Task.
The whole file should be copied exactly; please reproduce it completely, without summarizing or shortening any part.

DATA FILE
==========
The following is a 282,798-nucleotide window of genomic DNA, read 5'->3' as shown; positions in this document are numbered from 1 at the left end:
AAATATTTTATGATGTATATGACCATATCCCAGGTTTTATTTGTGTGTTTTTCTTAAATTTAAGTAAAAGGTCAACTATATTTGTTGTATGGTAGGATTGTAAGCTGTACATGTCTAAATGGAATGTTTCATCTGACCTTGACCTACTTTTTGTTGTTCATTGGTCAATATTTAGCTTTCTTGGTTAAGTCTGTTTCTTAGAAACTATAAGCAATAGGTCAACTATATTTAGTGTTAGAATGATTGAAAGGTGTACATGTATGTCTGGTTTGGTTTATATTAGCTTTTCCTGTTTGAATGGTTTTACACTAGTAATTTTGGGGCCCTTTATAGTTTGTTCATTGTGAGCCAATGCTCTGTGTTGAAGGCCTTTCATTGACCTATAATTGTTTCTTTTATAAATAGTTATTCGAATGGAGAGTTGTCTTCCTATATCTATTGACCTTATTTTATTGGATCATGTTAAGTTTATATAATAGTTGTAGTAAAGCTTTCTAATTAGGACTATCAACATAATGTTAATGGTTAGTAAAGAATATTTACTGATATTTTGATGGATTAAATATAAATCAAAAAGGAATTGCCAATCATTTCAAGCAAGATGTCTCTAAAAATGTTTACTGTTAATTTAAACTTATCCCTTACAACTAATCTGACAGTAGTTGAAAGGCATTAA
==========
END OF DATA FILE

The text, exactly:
The following is a 282,798-nucleotide window of genomic DNA, read 5'->3' as shown; positions in this document are numbered from 1 at the left end:
AAATATTTTATGATGTATATGACCATATCCCAGGTTTTATTTGTGTGTTTTTCTTAAATTTAAGTAAAAGGTCAACTATATTTGTTGTATGGTAGGATTGTAAGCTGTACATGTCTAAATGGAATGTTTCATCTGACCTTGACCTACTTTTTGTTGTTCATTGGTCAATATTTAGCTTTCTTGGTTAAGTCTGTTTCTTAGAAACTATAAGCAATAGGTCAACTATATTTAGTGTTAGAATGATTGAAAGGTGTACATGTATGTCTGGTTTGGTTTATATTAGCTTTTCCTGTTTGAATGGTTTTACACTAGTAATTTTGGGGCCCTTTATAGTTTGTTCATTGTGAGCCAATGCTCTGTGTTGAAGGCCTTTCATTGACCTATAATTGTTTCTTTTATAAATAGTTATTCGAATGGAGAGTTGTCTTCCTATATCTATTGACCTTATTTTATTGGATCATGTTAAGTTTATATAATAGTTGTAGTAAAGCTTTCTAATTAGGACTATCAACATAATGTTAATGGTTAGTAAAGAATATTTACTGATATTTTGATGGATTAAATATAAATCAAAAAGGAATTGCCAATCATTTCAAGCAAGATGTCTCTAAAAATGTTTACTGTTAATTTAAACTTATCCCTTACAACTAATCTGACAGTAGTTGAAAGGCATTAA